But according to the 2022 PwC Pulse survey: Executive views on business, 64% of energy and utility leaders named increasing agility to better operate in a turbulent environment as one of the most important factors for future growth.

Using technology

One way to become more agile is by improving the supply chain, such as by embedding it earlier in the planning process to increase visibility through the project life cycle. Technology such as cloud-based Supplier Relationship Management (SRM) solutions help by driving change and reducing emissions without sacrificing availability and reliability.

Other emerging technologies have the potential to improve forecasting, respond to shifts in demand or weather events, automate repetitive tasks, and improve overall cost-effectiveness by making sure the right materials are on hand.

Making better use of data

This all boils down to making better use of data to make informed decisions, improve the performance and health of physical assets, and track progress toward carbon reduction targets.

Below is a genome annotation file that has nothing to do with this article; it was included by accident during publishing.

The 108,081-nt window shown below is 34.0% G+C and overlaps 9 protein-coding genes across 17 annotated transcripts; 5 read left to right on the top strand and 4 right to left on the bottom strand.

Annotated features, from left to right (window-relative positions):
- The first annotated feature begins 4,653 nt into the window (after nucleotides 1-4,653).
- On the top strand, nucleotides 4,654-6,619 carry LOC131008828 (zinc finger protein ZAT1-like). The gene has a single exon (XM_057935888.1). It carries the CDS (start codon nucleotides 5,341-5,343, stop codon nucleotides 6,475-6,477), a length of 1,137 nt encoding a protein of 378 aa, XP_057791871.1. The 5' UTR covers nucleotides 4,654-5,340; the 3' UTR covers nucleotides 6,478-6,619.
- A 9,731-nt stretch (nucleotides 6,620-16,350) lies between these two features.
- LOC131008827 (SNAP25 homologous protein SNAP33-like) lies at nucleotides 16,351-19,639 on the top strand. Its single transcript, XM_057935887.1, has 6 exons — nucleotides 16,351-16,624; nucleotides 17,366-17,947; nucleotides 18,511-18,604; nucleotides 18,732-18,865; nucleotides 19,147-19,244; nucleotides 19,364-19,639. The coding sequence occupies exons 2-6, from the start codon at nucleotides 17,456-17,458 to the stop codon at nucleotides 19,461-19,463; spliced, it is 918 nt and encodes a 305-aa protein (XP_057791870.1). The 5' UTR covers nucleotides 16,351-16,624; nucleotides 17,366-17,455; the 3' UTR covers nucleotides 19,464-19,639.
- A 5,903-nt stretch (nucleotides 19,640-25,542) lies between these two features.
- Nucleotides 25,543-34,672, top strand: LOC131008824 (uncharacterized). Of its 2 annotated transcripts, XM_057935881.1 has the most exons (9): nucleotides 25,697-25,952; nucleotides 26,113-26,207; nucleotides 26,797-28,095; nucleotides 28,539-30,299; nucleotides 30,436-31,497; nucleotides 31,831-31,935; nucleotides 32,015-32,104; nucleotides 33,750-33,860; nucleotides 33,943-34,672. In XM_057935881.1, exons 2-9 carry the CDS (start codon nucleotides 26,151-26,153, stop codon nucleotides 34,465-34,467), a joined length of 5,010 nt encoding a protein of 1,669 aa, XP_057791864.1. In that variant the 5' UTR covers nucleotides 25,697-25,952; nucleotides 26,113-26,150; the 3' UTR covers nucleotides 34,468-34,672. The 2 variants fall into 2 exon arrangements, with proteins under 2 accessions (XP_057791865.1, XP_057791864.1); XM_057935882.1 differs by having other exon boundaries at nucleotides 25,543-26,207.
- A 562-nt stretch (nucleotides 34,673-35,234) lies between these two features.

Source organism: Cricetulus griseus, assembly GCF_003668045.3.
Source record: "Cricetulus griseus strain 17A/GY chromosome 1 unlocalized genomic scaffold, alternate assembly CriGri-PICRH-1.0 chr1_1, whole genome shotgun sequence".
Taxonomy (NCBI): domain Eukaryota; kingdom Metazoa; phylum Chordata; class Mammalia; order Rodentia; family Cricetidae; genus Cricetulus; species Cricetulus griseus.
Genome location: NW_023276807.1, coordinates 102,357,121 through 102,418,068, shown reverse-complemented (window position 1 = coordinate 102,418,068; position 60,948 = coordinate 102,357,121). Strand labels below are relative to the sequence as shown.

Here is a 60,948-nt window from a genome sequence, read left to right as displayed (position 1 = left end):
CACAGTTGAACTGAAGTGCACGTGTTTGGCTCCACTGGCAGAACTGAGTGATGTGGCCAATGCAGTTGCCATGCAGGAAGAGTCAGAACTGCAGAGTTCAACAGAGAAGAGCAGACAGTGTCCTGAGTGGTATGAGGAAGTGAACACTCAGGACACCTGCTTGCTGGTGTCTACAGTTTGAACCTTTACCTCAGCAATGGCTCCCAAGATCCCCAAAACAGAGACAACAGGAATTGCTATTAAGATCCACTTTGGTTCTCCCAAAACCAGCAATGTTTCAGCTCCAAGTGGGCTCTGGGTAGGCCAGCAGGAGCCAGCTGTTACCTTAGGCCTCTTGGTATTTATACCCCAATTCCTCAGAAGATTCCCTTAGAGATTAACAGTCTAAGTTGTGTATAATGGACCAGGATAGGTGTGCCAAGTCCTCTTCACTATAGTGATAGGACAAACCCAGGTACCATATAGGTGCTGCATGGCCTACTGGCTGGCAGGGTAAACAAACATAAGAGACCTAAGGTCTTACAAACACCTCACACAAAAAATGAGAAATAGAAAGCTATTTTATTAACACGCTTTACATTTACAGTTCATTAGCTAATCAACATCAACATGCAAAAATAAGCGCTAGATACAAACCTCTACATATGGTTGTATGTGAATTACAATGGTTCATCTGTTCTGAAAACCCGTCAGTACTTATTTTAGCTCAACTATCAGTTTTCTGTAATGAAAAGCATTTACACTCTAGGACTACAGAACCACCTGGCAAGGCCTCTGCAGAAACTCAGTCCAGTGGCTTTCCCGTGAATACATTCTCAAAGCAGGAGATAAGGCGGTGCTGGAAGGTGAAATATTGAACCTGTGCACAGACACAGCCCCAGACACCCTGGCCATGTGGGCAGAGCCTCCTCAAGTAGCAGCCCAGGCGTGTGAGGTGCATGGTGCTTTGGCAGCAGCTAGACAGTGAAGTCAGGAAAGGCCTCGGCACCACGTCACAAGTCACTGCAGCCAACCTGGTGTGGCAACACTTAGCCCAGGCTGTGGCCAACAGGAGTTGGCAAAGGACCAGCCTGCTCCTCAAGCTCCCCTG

Improved technology and cloud-based solutions can help. Cloud, for example, has already helped 48% of energy and utilities executives surveyed achieve measurable value in their efforts to connect stakeholders in new and more efficient ways, according to PwC’s 2023 Cloud Business Survey.

The problem is that, in too many cases, utility companies try to leverage these new opportunities using conventional tools and processes. Legacy tools don’t deliver the agility, reliability, and cost-effectiveness that utilities need to address the clean energy challenge. Utilities need data models to support clean energy construction, as well as supply chain operations that take advantage of the data that utility companies already have.

With new tools, utilities can continue to provide energy to their customers — now in new, sustainable forms — and help the planet at the same time.

This article was brought to you by PwC. ASUG develops and publishes insights regularly in partnership with its members and customers. For more information on ASUG sponsored content, contact